Is it customary these days to blacken one’s former employer after one has resigned? I would hope not, but that is exactly what Mr. Jürgen Mettepenningen, the former spokesman of Archbishop André-Joseph Léonard, seems to have done in a press statement released yesterday.
The reasons he lists for his sudden resignation are perhaps good ones, but the way he publishes them seems unethical and defamatory, they also point at the state of large parts the Church in Belgium, I fear. Mettepenningen’s words do not stand alone. With the customary zeal for hyperbole, Catholic media have declared that the entire middle field of Catholic Belgium (including priests and some bishops) have turned their backs on Msgr. Léonard. All this for his recent statements about AIDS (which have been discussed recently in this blog as well) and his calls to to exact revenge on elderly priests guilty of sexual abuse of minors. The former can well be defended with recourse to some theological and philosophical contexts, while the latter does seem to be in full agreement with civil law. But reasoned debate of topics that are sensitive in modern secular society (and no less so, by the way, in Catholic society) is now severely curtailed. Only the generally accepted opinions are deemed so. Statements like the ones made by the archbishop are worthy of contempt, attacks and defamation. Or so it now seems. Considered objectively, that is of course complete nonsense.
But Mr. Mennepenningen, who has recently become one of the most heard Catholic voices in Belgium and beyond because of his job as spokesman, seems to have fully embraced that nonsensical attitude.
But even that may be forgiven. No one, after all, is perfect, and we all make mistakes. No, Mr. Mettepenningen’s full embrace of the popular attitude does not end with merely following its beliefs, but extend to the level of defamation. What’s worse is that this seems to be made worse by the strange view that Mr. Mettepenningen has of his former job. He likened himself to the GPS to Msgr. Léonard’s driver. The directions of a GPS, however worthy they may be, are of course not to blindly accepted in all situations. A driver may choose to take a different road. The GPS will then recalculate the route, all in the service of the driver. GPS-Mettepenningen seemed to look to take the role of driver, deciding on where to go and how to get there. That is odd in any situation, but more so when the driver is the primate of a Church province.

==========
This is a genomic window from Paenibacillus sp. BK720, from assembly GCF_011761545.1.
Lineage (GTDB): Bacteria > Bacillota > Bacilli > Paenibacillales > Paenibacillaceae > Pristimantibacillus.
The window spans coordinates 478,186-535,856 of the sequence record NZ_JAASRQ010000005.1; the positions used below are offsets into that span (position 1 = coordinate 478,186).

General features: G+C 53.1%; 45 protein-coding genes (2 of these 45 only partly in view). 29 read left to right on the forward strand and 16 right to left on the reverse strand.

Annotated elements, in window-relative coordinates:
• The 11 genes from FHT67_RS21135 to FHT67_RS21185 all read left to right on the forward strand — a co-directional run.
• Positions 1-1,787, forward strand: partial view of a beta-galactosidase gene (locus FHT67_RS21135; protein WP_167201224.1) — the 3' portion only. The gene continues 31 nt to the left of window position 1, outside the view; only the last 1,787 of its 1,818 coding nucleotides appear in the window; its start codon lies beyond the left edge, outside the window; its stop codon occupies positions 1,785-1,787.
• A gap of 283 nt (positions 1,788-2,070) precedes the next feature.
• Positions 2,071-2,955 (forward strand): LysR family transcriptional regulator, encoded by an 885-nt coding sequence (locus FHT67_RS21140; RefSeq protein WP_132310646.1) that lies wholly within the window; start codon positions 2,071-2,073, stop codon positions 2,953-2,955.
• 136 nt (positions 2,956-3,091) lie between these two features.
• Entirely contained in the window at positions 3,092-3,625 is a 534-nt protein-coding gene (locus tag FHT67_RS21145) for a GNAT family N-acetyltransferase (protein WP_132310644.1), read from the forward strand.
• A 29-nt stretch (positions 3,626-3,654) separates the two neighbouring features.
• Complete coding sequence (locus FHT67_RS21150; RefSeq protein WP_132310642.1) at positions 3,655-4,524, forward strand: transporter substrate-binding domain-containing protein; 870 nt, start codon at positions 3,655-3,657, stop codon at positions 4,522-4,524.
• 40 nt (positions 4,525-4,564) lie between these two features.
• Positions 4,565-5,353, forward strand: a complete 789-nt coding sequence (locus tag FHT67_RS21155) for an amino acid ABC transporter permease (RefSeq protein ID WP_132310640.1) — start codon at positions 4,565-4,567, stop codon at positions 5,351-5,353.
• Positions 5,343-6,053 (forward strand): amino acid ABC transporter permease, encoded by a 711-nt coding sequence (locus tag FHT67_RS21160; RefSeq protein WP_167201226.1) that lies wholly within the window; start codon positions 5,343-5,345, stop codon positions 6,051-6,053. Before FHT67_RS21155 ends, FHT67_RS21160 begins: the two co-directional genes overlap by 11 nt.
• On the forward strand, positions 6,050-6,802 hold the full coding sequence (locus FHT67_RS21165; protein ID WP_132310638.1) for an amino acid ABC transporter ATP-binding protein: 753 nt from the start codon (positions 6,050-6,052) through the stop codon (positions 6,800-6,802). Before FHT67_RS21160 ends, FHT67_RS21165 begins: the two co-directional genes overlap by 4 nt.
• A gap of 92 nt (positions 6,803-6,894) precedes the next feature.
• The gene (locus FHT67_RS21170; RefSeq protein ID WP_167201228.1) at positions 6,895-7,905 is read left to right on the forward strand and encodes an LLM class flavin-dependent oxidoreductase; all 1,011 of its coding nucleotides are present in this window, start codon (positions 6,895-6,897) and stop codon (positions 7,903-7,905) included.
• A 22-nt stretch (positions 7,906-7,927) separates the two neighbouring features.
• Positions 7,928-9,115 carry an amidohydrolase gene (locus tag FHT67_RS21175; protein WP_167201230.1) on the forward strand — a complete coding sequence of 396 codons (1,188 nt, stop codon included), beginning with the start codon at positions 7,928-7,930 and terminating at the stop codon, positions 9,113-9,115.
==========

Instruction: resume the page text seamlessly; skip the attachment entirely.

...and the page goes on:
The Church is hierarchical. That is not popular in modern society, but it is no less true because of that. When a bishop is appointed he is also assumed to take upon him the office of teacher. Msgr. Léonard has never shunned that. In fact, unlike certain other prelates, he takes it very seriously. Teachers, as I can say from my own experience, are not always popular. But what they teach can and usually is still to our benefit. To say that what a teacher says is not to one’s liking is one thing. To then discard it (and the teacher) out of a misguided belief that we know it better anyway, is wholly irresponsible.
Mr. Mettepenningen’s resignation is probably for the best. If there are serious differences of opinion between employer and employee, a parting of ways is sensible. But to then take the different opinions of one person and ridicule them in the public forum is nothing short of unethical. For what purpose does it serve in this case? I adds fuel to the fire of the popular opinion of Msgr. Léonard as a person, a teacher, and a bishop. All that for the satisfaction of one man who wants to see his opinions validated?
Msgr. André-Jospeh Léonard is the archbishop of Malines-Brussels and chairman of the Belgian bishops’ conference. Simply in light of that role, of his appointment as shepherd of the faithful in his diocese, he must be taken seriously, and we owe it to him, to ourselves and to the Church we claim we are part of (and of which we are objectively part) to take his words seriously, to consider what they mean and why he says them. Dismissing them out of hand is not an option. Disagreement is fine, but not when it is disagreement because we couldn’t be bothered to think for a bit. And like in any discussion with anyone, we should act ethically. Venting before all to see is not very ethical.